Gan Bei! Ms. Wei Gu has a cool title. She is The Wall Street Journal’s “China Luxury Editor,”and she knows how to toast. Her video appearance in“Drinking at Chinese Business Banquets” is worth a view, if just for the stumped expression on her colleague’s face as he man-handles a lovely goblet of wine. Here’s the short version of her tutorial:
Wait for the host to offer the first and last toasts at the banquet – and make sure you have enough in your glass to participate each time.
To show respect to a superior, gracefully hold your glass with two hands (one on the stem and one supporting the base). Keep the goblet’s rim below the boss’s when clinking. Say“Gan Bei!”
If you clink glasses – you must drain the contents. Repeat all night long. Subsequently, you are expected to smoothly whirl among the many tables, accepting and offering toasts with all the VIPs present. Just don’t look drunk.
Banquets are an important means of developing the friendships that are key to doing business in China. Of course, they are also a way to celebrate new deals or mutual accomplishments. In all cases, alcohol is an integral part of the process. But if downing large quantities of wine or whisky worries you, here are some potential ways to limit your intake:
Alert your hosts if you must abstain before you set foot on the plane. Religious, medical or physical reasons (for example, pregnancy) are all acceptable excuses – but only if you let them know before the social agenda is arranged.
Get a“Drinking Angel.”Senior Chinese executives attend many banquets, and may not want to participate in every toast, so they bring younger employees with them to do the heavy lifting. Being a“drinking representative”may sound like a dream job, but even the interviews can be killer. Just ask the three well-dressed green grads who were found lying in a public plaza in Chongqing – passed out from job interviews that tested their tolerance for booze to the limit.
Say that you are driving. China’s Traffic Safety laws are strict and driving while intoxicated is a criminal offense.You do NOT want to be in an accident in China with a blood alcohol level of 0.08 percent or over.
Know Your Oenophiles
While the French may be the biggest oenophiles (connoisseurs of wine) on the planet, they frown upon drinking to excess. Wine is carefully selected for each course and may be decanted at the table. Like many Italians, they consider it important to take care of their guests when dining, and they like to evoke a memorable mood through the sharing of excellent meals and exceptional wines.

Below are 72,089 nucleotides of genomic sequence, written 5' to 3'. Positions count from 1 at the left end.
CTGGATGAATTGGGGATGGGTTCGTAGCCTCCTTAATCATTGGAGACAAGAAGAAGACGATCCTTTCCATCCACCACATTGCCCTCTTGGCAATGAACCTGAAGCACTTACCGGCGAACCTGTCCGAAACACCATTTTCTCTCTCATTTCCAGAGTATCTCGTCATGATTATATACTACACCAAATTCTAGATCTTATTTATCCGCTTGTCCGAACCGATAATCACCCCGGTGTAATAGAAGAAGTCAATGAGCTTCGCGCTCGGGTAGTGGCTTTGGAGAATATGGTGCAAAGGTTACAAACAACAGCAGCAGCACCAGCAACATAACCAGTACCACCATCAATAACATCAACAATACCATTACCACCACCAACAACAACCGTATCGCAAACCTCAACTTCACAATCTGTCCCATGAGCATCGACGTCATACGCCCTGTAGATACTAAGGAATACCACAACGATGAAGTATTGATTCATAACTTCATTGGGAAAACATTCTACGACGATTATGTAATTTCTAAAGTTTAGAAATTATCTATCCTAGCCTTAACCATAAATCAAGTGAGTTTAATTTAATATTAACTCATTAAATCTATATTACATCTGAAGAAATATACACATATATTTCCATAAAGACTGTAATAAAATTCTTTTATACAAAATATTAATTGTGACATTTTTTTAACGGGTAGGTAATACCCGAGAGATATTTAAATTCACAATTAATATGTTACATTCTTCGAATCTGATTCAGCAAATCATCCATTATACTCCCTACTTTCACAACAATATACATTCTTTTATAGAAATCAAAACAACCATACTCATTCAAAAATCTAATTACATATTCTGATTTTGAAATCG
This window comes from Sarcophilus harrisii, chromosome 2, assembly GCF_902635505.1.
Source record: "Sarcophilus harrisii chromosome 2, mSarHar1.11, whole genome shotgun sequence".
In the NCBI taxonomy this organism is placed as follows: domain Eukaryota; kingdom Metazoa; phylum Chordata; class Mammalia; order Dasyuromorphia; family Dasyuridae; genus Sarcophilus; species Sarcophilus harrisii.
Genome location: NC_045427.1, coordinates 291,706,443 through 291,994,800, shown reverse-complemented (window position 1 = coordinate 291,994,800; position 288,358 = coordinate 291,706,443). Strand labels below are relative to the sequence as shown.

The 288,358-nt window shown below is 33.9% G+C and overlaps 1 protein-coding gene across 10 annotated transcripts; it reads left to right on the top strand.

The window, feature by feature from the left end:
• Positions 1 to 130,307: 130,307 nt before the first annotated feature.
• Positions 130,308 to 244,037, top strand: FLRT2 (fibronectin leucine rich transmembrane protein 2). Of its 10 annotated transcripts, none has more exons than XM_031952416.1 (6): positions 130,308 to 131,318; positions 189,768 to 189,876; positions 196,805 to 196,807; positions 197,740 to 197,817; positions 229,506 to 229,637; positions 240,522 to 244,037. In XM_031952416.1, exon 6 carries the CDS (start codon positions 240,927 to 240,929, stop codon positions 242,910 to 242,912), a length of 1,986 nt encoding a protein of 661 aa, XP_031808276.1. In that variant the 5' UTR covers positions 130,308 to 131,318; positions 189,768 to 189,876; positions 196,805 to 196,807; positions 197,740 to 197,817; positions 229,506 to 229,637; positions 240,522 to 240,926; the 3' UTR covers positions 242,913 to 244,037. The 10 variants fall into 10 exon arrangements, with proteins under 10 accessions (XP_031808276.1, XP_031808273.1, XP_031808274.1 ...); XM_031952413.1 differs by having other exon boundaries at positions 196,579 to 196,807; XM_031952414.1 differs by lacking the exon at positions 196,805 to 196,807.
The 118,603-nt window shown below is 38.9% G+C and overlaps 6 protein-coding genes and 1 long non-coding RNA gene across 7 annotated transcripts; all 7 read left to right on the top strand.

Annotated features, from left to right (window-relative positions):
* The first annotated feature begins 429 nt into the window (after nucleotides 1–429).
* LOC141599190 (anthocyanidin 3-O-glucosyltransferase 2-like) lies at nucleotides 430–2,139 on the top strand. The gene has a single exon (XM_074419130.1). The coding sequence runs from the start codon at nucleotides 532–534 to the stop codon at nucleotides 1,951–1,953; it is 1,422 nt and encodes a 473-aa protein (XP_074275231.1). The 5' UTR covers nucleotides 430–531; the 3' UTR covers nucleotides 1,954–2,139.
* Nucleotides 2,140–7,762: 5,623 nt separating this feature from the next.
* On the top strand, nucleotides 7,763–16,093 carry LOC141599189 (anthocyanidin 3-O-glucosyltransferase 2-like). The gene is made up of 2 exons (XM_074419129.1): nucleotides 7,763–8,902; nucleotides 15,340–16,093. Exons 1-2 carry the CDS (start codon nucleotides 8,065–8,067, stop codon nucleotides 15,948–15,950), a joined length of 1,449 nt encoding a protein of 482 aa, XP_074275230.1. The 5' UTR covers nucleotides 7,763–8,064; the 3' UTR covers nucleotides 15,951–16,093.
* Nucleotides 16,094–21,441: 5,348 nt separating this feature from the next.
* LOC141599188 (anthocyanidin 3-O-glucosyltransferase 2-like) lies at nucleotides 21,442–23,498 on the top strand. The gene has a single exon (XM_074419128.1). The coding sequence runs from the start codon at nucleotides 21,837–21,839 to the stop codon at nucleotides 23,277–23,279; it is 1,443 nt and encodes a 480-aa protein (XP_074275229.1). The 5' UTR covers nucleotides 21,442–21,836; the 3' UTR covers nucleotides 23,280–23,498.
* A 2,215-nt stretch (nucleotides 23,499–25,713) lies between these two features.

Giuseppe Pezzotti, senior lecturer at the Cornell University School of Hotel Administration, offers the following steps for developing a wine palate:
Sight. Examine the color; it should be the right shade and clear, not cloudy.
Swirl. This aerates and enhances the flavor. Notice if it adheres to the side of the glass. The more complex the wine, the more rivulets will appear.
Smell. Pick out the subtle aromas: fruits, vanilla, oak, etc. If the fragrance is “off”the wine may be oxidized, maderized (overheated) or“corked”(infused with TCA, or trichloroanisole).
Sip. Bring the first sip in with some air to enhance the scent and taste.
Savor. Assess the finish. Does it linger? Is there an aftertaste?
Giuseppe suggests learning about one variety of grape or wine at a time. Start with lighter, less complex whites, then move on to the more robust, challenging and multifaceted reds.
May I Pour?
In South Korea and Japan, you never fill your own glass, but you are responsible for your neighbor’s. Even if you do not normally drink alcohol, it is better to accept a glass of wine with dinner, if only for the toasts. Toasting with a glass of water or soda is awkward, and may disappoint your hosts. Just sip it during the toasts, compliment it and leave it relatively full – otherwise they’ll certainly fill it again.
Drinking like a Russian
When Drexel University’s LeBow College of Business Professor Stanley Ridgley was lecturing in Russia, he knew that drinking could be an endurance sport, and was determined not to look like a ‘weak American.’However, after multiple elaborate toasts during one night’s celebrations, he asked his associate, Dmitri, if there was a way he could respectfully slow down the vodka shots. Thankfully, Dmitri taught him the phrase‘Puh-ChootChoot”which is an insider’s way of saying “just a little bit”or“let’s take sips.”Hearing that colloquial line from an American delighted the other Russians and halted the competition. It’s one to remember on your next trip to the Motherland!
WIN A FREE BOOK! CONTEST: What’s your Cultural IQ? If all this makes you long for a bit of abstention, you might elect to do business in predominantly dry environments. True or False? Alcohol is prohibited for observant Muslims, for Sikhs, for Mormons, and typically, for Buddhists.
E-mail your answer to TerriMorrison@ kissboworshakehands.com.
A free copy of Kiss, Bow or Shake Hands: The Bestselling Guide to Doing Business in More Than Sixty Countries will be awarded to a correct respondent, courtesy of F&W Media.
July/August’s Answer: True. Dale Carnegie wrote Public Speaking for Success.
Terri Morrison is a speaker, co-author of 9 books, and is working on her 10th. She is also editor of Kiss Bow or Shake Hands Digital - available through McGraw-Hill. TerriMorrison@kissboworshakehands Twitter @KissBowAuthor. Tel (610) 725-1040. BT